In 2013 an international research team – led by Dutch astronomers (SRON, NOVA and ASTRON) – discovers that pulsar PSR B0943+10 can both radically change the amounts of radio waves and X-ray waves it emits within seconds. Never before have scientists been able to determine whether a change in the amounts of emitted radio waves, a common phenomenon with pulsars, also influences the amount of X-ray waves that some pulsars emit.

Published by the editorial team, 3 June 2020

Thanks to LOFAR’s sensitivity, a team of scientists is able to closely monitor the amount of radio waves PSR B0943+10 emits. At the same time, X-ray space telescope XMM-Newton measures the amount of X-rays the pulsar emits.

A pulsar with glowing cones of radiation stemming from its magnetic poles – a state referred to as 'radio-bright' mode. (Credit: ESA/ATG medialab)

The scientists find that when PSR B0943+10 emits strong radio signals and clear pulses, the X-rays are weak. But when the radio emission switches to weak, the X-rays synchronously intensify. 'To our surprise we found that when the brightness of the radio emission decreased to half the original brightness, the X-ray emission brightened by a factor of two!' says project leader Wim Hermsen (SRON Netherlands Institute for Space Research/UvA). And only then the X-ray emission is pulsed. Lucien Kuiper (SRON), who scrutinised the data from XMM-Newton, concluded that this strongly suggests that a temporary 'hotspot' close to the pulsar's magnetic pole switches on and off with the change of state.

A pulsar with glowing 'hot-spots' that are located at its magnetic poles, the likely sites of X-ray emission from old pulsars. In particular, the illustration shows the pulsar in a state characterised by bright X-ray emission, arising from the polar caps, and relatively low radio emission from the cones that stem from the pulsar's magnetic poles ('X-ray-bright/radio-quiet' mode). (Credit: ESA/ATG medialab)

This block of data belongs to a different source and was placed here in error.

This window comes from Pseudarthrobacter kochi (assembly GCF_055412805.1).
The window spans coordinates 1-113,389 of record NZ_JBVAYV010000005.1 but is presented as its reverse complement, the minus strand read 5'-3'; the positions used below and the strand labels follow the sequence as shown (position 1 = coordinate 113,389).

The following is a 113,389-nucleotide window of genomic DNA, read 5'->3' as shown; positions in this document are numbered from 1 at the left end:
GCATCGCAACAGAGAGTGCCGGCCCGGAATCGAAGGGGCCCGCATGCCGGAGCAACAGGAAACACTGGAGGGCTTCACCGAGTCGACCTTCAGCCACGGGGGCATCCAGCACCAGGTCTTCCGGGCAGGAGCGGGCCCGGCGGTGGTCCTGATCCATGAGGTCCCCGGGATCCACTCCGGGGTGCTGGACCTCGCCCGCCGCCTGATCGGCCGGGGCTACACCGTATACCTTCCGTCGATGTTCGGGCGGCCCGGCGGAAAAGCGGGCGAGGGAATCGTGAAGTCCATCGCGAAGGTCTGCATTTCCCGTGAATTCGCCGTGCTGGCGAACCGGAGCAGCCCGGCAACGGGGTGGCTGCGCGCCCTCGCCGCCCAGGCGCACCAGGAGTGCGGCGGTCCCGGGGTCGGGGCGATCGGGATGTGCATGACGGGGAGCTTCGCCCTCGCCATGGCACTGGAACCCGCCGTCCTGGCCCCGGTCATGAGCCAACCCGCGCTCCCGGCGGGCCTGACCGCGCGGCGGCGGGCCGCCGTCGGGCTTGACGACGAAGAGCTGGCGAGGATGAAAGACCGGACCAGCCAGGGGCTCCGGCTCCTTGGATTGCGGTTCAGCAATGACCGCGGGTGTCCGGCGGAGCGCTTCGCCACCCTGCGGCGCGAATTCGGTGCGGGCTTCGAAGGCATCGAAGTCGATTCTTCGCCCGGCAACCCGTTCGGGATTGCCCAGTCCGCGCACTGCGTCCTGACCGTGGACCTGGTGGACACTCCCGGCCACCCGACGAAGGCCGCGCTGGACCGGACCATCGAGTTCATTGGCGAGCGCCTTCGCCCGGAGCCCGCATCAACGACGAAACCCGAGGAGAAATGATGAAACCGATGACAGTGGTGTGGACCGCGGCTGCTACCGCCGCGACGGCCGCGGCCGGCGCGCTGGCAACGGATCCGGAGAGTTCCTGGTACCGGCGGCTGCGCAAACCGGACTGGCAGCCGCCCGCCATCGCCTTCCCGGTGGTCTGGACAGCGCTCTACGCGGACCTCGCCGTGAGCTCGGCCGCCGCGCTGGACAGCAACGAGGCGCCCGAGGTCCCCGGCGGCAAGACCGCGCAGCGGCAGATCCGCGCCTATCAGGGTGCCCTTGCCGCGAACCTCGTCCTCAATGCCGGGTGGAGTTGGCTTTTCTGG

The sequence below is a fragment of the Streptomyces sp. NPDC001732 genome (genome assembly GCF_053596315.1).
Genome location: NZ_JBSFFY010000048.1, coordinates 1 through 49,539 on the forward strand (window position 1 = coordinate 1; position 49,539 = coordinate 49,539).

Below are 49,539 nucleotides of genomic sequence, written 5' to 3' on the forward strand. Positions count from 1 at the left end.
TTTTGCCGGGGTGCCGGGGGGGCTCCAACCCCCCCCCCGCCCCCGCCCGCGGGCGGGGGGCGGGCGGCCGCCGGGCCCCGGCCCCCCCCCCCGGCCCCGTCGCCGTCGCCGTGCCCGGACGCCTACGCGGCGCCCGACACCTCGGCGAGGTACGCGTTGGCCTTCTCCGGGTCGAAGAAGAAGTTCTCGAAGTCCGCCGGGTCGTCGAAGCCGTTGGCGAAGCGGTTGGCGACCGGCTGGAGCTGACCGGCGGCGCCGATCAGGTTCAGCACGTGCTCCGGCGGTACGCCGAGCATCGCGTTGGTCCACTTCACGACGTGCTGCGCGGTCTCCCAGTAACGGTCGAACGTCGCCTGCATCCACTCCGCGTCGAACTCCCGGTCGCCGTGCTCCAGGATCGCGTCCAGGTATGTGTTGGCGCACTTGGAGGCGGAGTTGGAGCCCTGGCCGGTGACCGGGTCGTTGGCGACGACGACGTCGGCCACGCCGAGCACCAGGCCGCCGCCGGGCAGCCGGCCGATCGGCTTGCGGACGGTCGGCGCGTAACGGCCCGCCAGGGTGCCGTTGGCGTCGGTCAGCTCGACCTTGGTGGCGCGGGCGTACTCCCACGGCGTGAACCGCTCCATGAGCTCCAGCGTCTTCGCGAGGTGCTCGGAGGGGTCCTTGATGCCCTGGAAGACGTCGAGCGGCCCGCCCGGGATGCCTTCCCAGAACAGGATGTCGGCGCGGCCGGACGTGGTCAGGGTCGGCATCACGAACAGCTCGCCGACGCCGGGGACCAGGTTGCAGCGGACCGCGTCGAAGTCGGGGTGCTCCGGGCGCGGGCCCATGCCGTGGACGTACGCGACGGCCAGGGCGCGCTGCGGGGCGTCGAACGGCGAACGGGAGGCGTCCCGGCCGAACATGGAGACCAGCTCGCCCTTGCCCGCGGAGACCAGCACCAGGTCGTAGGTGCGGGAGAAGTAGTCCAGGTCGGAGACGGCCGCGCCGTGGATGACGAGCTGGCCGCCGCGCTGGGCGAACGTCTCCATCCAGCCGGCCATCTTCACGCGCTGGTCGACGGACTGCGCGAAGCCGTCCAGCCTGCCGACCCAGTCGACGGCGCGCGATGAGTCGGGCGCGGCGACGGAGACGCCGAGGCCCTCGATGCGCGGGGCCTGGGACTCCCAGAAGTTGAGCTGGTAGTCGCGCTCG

Most striking is that this ‘mood swing’ takes place within seconds, after which the pulsar remains stable in its new state for a few hours. The researchers publish their results in the scientific journal Science.

On 12 June 2020, LOFAR celebrates its tenth anniversary. The radio telescope is the world’s largest low frequency instrument and is one of the pathfinders of the Square Kilometre Array (SKA), which is currently being developed. Throughout its ten years of operation, LOFAR has made some amazing discoveries. It has been a key part of groundbreaking research, both in astronomy and engineering. Here we feature some – but definitely not all – of these past highlights, with surely more to come in the future.


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Daily image of the week

On June 13-17, the LOFAR Family Meeting took place in Cologne. After two years LOFAR researchers could finally meet in person again. The meeting brings together LOFAR users and researchers to share new scientific results.

Our renewed ‘Melkwegpad’ (Milky Way Path) is finished! The new signs have texts in Dutch on the one side and in English on the other side. The signs concerning planets have a small, 3D printed model of that planet in their centre.
#Melkwegpad @RTVDrenthe

Daily image of the week

The background drawing shows how the subband correlator calculates the array correlation matrix. In the upper left the 4 UniBoard2s we used. The two ACM plots in the picture show that the phase differences of the visibilities vary from 0 to 360 degrees.

Daily image of the week: Testing with the Dwingeloo Test Station (DTS)
One of the key specifications of LOFAR2.0 is measuring using the low- and the highband antenna at the same time. For this measurement we used 9 lowband antenna and 3 HBA tiles.